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Sierra vs. Court of Appeals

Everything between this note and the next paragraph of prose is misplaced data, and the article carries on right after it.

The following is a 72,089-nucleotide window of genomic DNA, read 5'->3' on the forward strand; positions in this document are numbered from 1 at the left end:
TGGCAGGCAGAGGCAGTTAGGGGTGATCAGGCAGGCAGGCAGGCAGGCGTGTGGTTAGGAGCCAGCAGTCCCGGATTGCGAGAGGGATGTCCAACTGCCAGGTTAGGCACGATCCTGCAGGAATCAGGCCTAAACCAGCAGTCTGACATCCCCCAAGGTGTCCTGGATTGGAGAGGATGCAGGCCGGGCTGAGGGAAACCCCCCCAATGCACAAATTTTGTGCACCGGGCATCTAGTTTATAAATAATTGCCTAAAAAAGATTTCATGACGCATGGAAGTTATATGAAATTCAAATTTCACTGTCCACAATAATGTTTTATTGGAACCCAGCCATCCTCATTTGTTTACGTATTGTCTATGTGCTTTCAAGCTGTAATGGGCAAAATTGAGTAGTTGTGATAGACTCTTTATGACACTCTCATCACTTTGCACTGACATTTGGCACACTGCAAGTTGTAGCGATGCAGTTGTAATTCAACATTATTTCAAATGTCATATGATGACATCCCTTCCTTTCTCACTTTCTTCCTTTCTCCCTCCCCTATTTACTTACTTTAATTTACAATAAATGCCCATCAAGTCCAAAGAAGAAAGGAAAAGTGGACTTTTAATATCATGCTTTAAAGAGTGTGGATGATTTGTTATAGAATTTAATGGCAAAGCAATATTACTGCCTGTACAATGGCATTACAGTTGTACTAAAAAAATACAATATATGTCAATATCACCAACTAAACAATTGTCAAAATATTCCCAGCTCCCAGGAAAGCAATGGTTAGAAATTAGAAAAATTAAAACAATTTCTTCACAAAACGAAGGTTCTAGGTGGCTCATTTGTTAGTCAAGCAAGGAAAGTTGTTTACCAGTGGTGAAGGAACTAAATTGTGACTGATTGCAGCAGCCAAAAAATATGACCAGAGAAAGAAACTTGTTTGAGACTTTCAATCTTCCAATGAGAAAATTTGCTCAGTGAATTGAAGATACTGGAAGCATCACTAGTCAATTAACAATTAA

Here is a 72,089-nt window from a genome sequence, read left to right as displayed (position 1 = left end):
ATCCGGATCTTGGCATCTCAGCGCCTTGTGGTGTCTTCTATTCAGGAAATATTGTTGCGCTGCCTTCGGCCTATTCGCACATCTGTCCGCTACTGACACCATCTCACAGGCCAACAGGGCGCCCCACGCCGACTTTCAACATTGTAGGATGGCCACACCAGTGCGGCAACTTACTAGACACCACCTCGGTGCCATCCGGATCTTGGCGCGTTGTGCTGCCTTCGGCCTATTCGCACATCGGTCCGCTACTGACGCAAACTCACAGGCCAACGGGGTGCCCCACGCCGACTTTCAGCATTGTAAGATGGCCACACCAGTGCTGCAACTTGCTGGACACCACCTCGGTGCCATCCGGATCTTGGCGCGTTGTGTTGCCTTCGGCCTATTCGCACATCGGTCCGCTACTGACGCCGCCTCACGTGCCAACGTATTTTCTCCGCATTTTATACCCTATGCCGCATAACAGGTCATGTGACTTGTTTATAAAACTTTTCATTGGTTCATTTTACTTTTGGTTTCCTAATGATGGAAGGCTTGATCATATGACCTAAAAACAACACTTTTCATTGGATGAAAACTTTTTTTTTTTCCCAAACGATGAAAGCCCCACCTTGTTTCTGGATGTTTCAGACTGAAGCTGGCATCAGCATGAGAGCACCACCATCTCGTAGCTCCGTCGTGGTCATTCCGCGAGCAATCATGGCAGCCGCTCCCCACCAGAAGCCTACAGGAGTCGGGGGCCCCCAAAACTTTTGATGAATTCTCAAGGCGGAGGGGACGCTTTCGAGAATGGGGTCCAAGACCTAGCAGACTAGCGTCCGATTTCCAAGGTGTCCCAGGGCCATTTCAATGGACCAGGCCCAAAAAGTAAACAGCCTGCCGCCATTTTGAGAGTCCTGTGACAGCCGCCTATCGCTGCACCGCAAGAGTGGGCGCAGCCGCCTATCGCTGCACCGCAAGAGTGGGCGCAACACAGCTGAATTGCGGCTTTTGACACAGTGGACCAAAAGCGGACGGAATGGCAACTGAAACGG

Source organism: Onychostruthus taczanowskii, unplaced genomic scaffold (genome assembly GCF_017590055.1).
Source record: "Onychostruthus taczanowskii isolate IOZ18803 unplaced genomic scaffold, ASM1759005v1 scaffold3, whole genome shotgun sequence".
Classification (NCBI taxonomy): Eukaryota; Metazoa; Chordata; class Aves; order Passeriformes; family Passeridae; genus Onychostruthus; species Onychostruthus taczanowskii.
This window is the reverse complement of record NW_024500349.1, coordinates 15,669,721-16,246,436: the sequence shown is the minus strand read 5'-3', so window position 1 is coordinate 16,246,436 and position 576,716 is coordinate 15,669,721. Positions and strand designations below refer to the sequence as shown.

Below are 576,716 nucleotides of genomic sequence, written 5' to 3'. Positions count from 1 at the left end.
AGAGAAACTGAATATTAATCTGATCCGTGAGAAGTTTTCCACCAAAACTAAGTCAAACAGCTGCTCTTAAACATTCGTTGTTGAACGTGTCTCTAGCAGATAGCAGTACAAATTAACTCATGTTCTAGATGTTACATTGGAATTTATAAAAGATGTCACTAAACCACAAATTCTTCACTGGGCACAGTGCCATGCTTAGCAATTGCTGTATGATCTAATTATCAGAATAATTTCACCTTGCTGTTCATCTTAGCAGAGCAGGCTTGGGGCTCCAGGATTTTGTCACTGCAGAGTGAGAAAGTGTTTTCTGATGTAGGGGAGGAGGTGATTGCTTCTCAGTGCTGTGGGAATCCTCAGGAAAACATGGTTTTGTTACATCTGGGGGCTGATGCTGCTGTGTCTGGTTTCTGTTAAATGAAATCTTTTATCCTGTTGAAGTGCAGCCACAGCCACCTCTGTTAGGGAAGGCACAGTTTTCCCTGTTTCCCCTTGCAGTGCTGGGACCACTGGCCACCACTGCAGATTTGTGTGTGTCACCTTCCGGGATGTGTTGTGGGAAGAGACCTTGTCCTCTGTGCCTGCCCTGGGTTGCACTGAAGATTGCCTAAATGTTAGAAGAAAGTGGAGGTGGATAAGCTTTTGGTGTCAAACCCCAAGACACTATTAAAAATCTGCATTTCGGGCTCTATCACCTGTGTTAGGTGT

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  8/20/2019SUPREME COURT REPORTS ANNOTATED VOLUME 211www.central.com.ph/sfsreader/session/0000016cacf414abd87f828d003600fb002c009e/t/?o=False1/11 VOL. 211,JULY24,1992785 Sierra vs. Court of Appeals G.R. No. 90270. July 24, 1992. * ARMANDO V. SIERRA, petitioner, vs.  HON. COURT OFAPPEALS, EPIFANIA EBARLE, SOL AND ELE EBARLE,respondents.  Evidence; Parol evidence must be clear and convincing.— The Rules of Court provide that “when the terms of an agreement have been reduced towriting, it is to be considered as containing all such terms, and, therefore,there can be, between the parties and their successors in interest, noevidence of the terms of the agreement other than the contents of thewriting.” It is true that parol evidence may be admitted to challenge thecontents of such agreement “where a mistake or imperfection of the writing,or its failure to express the true intent and agreement of the parties, or thevalidity of the agreement is put in issue by the pleadings.” However, suchevidence must be clear and convincing and of such sufficient credibility asto overturn the written agreement. Same; Words and Phrases; “Undue influence” defined.— Thisdefinition is amplified by Tolentino, who says that “undue influence is anymeans employed upon a party which, under the circumstances, he could notwell resist, and which controlled his volition and induced him to give hisconsent to the contract, which otherwise he would not have entered into. Itmust, in some measure, destroy the free agency of a party and interfere withthe exercise of that independent discretion which is necessary fordetermining the advantage or disadvantage of a proposed contract. In everysuch case, there is a moral coercion. The moral coercion may be effectedthrough threats, expressed or implied, or through harassing tactics.” Same; Same; “Fraud” defined.— To quote Tolentino again, the“misrepresentation constituting the fraud must be established by full, clear,and convincing evidence, and not merely by a preponderance thereof. Thedeceit must be serious. The fraud is serious when it is sufficient to impress,or to lead an ordinarily prudent person into error; that which cannot deceivea prudent person cannot be a ground for nullity. The circumstances of eachcase should be considered, taking into account the personal conditions of thevictim.” _________________  8/20/2019SUPREME COURT REPORTS ANNOTATED VOLUME 211www.central.com.ph/sfsreader/session/0000016cacf414abd87f828d003600fb002c009e/t/?o=False2/11 * FIRST DIVISION. 786 786SUPREME COURT REPORTS ANNOTATED Sierra vs. Court of Appeals Same; Notary Public; Effect of non-presentation of notary.— The non-presentation at the trial of the notary public who attested the promissorynotes did not have the effect of invalidating them. It is well settled that theevidentiary nature of public documents must be sustained in the absence of strong, complete, and conclusive proof of its nullity. Same; Same; Contracts; Loans; Promissory note need not be notarized to be binding.— The mere assertion of the private respondents that the noteswere not notarized in their presence does not meet this standard of proof. Inany event, a promissory note does not have to be notarized to be binding.The private respondent have admitted signing the two notes and they havenot succeeded in proving that they did so “under duress, fear and undueinfluence.” Same; Same; Same; Same; Three highly educated persons would not have signed two promissory notes at different times if the same do not reflect their true loan.— In sum, this Court is asked to believe that three highlyeducated persons, to acknowledge an alleged debt of only P20,000.00 owedby one of them, signed on the same day two notarized promissory notes forthe total amount of P139,550.00 on the assurance by the petitioner that itwas a mere “formality.” The notes were written in plain English, without the“whereases” and “wherefores” of the legal idiom, and could not have beenmisunderstood or not comprehended by them. What is even worse, theprivate respondents insist that when they expressed their hesitation, thepetitioner assured them that if they were sued on the notes, all they shoulddo was allow themselves to be declared in default and a new and moreliberal agreement specifying the correct amount of their loan would then beconcluded. Although they admitted knowing the meaning of default, theynevertheless accepted this assurance and freely signed the notes withoutreservation. None of the three private respondents tried to dissuade theothers when all of them signed the first note in the morning, and this sameacquiescence was repeated when all three of them, again in commonconcert, signed the second note that same afternoon. The defense ispreposterous. Despite its acceptance by the lower courts, we reject it as arank invention. Same; Same; Same; Same; “Promissory note” defined.— A promissorynote is a solemn acknowledgment of a debt and a formal commitment torepay it on the date and under the conditions agreed upon by the borrowerand the lender. A person who signs such an instrument is bound to honor it  8/20/2019SUPREME COURT REPORTS ANNOTATED VOLUME 211www.central.com.ph/sfsreader/session/0000016cacf414abd87f828d003600fb002c009e/t/?o=False3/11 as a legitimate obligation duly assumed by him through the signature heaffixes thereto as a token of  787 VOL. 211,JULY24,1992787 Sierra vs. Court of Appeals his good faith. If he reneges on his promise without cause, he forfeits thesympathy and assistance of this Court and deserves instead its sharprepudiation. PETITION to review the decision of the Court of Appeals.The facts are stated in the opinion of the Court.   Leo Diocos  for petitioner.   Alfonso P. Briones  for private respondents.CRUZ,  J.: A promissory note is supposed to be a genuine documentacknowledging a loan duly received and promising to pay the sameon the date indicated in accordance with the conditions therein setforth. There is no record—as there cannot be—of the number of times such a promise has been fulfilled and the debt discharged. Butour casebooks are replete with reports of litigations where thepromissory note has been rejected and even indignantly denounced.The usual objection is that it is spurious or fabricated, or vitiated byfraud or duress or undue influence, or not reflective of the trueintention of the parties.The present petition is a case in point.On November 2, 1984, the petitioner filed a complaint against theprivate respondents in the Regional Trial Court of Duma-guete City.He sought recovery of a sum of money he allegedly lent them underthe following promissory note which he annexed to his complaint: PROMISSORY NOTEFor value received, WE, EPIFANIA EBARLE, SOL EBARLE, & ELEEBARLE, hereby promise to pay Mr. Armando V. Sierra, his heirs andassigns, the sum of EIGHTY FIVE THOUSAND PESOS ONLY(P85,000.00) Philippine Currency, on or before October 8, 1984 at hisresidence in Dumaguete City.In case of default, I will shoulder all expenses incurred in the collectionand attorney’s fees of P1,000.00 plus an interest of 12% per annum.(Sgd.) EPIFANIA EBARLE 788  8/20/2019SUPREME COURT REPORTS ANNOTATED VOLUME 211www.central.com.ph/sfsreader/session/0000016cacf414abd87f828d003600fb002c009e/t/?o=False4/11 788SUPREME COURT REPORTS ANNOTATED Sierra vs. Court of Appeals (Sgd.) SOL EBARLE (Sgd.) ELE EBARLESeptember 8, 1984 Dumaguete CityWITNESSES:  1. ______(Illegible)______2. _________________ SUBSCRIBED AND SWORN TO BEFORE ME this 8th day of September 1984 at the City of Dumaguete.(Sgd.) FRANCISCO B. ZERNA, JR. Notary Public In their separate answers, the private respondents denied under oath“the genuineness, due execution, legality and validity” of thepromissory note. They alleged that the note was executed “underduress, fear and undue influence.” As affirmative defenses, theyclaimed that they had been tricked into signing the note forP85,000.00 (and another note for P54,550.00, but not the subject of this suit) and that the amount owing to the petitioner was onlyP20,000.00. This represented the loan he had extended to EpifaniaEbarle, mother of the other private respondents, Sol Ebarle and EleEbarle. They also counter-claimed for damages.At the trial, the petitioner testified that he had lent the privaterespondents the sum of P85,000.00 which they said they needed “topay some cattle for fattening to be inspected by the inspector of theLand Bank that day” in connection with their application for a loanof P400,000.00 from the said bank to finance their logging and cattlebusiness. The application was apparently not approved. When thenote fell due, he made demands for their payment, which wereignored. He thereupon filed his complaint.For their part, the private respondents declared that on September8, 1984, they were asked by the petitioner to sign two promissorynotes, one for P85,000.00 and another for P54,550.00, inconsideration of Epifania Ebarle’s outstanding debt of P20,000.00 tohim. They said they initially objected because of  789 VOL. 211,JULY24,1992789 Sierra vs. Court of Appeals